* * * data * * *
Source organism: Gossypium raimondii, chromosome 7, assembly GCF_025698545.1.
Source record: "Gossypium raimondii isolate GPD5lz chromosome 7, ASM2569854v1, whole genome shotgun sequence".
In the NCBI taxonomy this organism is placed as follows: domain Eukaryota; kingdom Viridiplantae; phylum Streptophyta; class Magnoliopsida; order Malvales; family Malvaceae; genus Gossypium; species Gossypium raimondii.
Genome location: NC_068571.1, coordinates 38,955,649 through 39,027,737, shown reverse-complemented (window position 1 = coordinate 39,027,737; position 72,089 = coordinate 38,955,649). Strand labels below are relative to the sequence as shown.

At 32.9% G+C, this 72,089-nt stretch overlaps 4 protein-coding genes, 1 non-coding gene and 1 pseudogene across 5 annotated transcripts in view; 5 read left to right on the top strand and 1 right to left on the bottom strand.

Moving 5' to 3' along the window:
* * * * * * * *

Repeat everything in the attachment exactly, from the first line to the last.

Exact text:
Source organism: Gossypium raimondii, chromosome 7, assembly GCF_025698545.1.
Source record: "Gossypium raimondii isolate GPD5lz chromosome 7, ASM2569854v1, whole genome shotgun sequence".
In the NCBI taxonomy this organism is placed as follows: domain Eukaryota; kingdom Viridiplantae; phylum Streptophyta; class Magnoliopsida; order Malvales; family Malvaceae; genus Gossypium; species Gossypium raimondii.
Genome location: NC_068571.1, coordinates 38,955,649 through 39,027,737, shown reverse-complemented (window position 1 = coordinate 39,027,737; position 72,089 = coordinate 38,955,649). Strand labels below are relative to the sequence as shown.

At 32.9% G+C, this 72,089-nt stretch overlaps 4 protein-coding genes, 1 non-coding gene and 1 pseudogene across 5 annotated transcripts in view; 5 read left to right on the top strand and 1 right to left on the bottom strand.

Moving 5' to 3' along the window: